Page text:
As an AG, I frequently uncovered problems that could be traced back to poor member orientation. As most club leaders appreciate, an effective orientation plan helps member engagement, retention and club effectiveness. However, what is not as easy is to create and implement a truly effective program. What works in one club, might not ‘fly’ in another club due to differences in club culture. Below are some ideas you may wish to explore as you are crafting your approach. Most of these are not original to me, but ideas I’ve picked up along the way. When I’ve remembered where I first heard the idea, I’ve given credit.
- Have a Rotary Trivia contest (1-2 questions) each meeting during the announcements. Perhaps the winner gets a free raffle ticket.
- Conduct Rotary ‘Jeopardy’ at least annually to orient new members and refresh the memories of seasoned members. Thanks @TiffanySErvin! I stole this from her presentation at the RI Convention in Atlanta!
- Provide a short and personalized orientation manual or packet for each new member.
- Have a ‘new member’ section on the club website for basic club information and Rotary links.
- Provide a mentor that helps guide the new member for the first 6 months to a year.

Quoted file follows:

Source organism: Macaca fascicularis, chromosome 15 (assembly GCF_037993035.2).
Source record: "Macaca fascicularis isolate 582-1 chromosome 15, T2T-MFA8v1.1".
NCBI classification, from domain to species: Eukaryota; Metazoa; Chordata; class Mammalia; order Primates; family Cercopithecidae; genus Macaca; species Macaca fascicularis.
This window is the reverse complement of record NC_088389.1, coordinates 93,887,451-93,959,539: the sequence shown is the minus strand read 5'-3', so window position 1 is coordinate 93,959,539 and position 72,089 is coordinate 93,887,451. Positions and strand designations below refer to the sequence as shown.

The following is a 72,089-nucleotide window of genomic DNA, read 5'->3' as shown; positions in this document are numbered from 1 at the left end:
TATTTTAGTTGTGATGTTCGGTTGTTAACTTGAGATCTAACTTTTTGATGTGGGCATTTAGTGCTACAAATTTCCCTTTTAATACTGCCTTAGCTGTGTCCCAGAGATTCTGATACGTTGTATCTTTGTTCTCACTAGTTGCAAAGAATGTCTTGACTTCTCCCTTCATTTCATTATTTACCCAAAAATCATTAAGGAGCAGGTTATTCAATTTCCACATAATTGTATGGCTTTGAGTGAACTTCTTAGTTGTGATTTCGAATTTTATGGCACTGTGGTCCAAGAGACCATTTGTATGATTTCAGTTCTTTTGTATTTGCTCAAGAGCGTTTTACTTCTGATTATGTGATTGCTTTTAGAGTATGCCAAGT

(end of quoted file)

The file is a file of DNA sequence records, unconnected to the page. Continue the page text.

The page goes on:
- Actively engage the member in club activities. Give them a job!
- Have a ‘red badge’ system that converts to the normal badge color once a member completes sufficient orientation activities.
- Give the new member a ‘prize’ when they have completed orientation. Perhaps this could be club funds for them to create their own service project. Another idea from the RI convention!
- Encourage the mentor to purposefully introduce new members to a different club member at least twice a month.
- Create a Rotary-focused online and/or in person scavenger hunt.
- Create a ‘passport’ to record orientation activities and have a prize when a certain number of items are ‘stamped’.
- Have a short ‘I am’ speech most meetings, include both new and seasoned members.
- RECOGNIZE the accomplishments of new members with certificates, pins, verbal recognition…
- Make it FUN—one meeting have a baby picture review, and have members tell stories from their childhood. Thanks for the idea Erin Hill, President of the Roxboro Club!
- Keep it SOCIAL—most members join Rotary to offer community service and meet new people. Help them form friendships through social activities: family-style dinners, meetings at a pub or wine bar, a family-friendly picnic, or rotate meetings among member’s homes, etc.
What doesn’t work, or is perhaps outdated for most clubs:
- Pretending you don’t need to integrate new members—DUH!
- PowerPoint presentations.
- Lengthy group classes or ‘fireside chats’.
- A huge orientation manual with all things Rotary.
What is working, or has failed, in your club?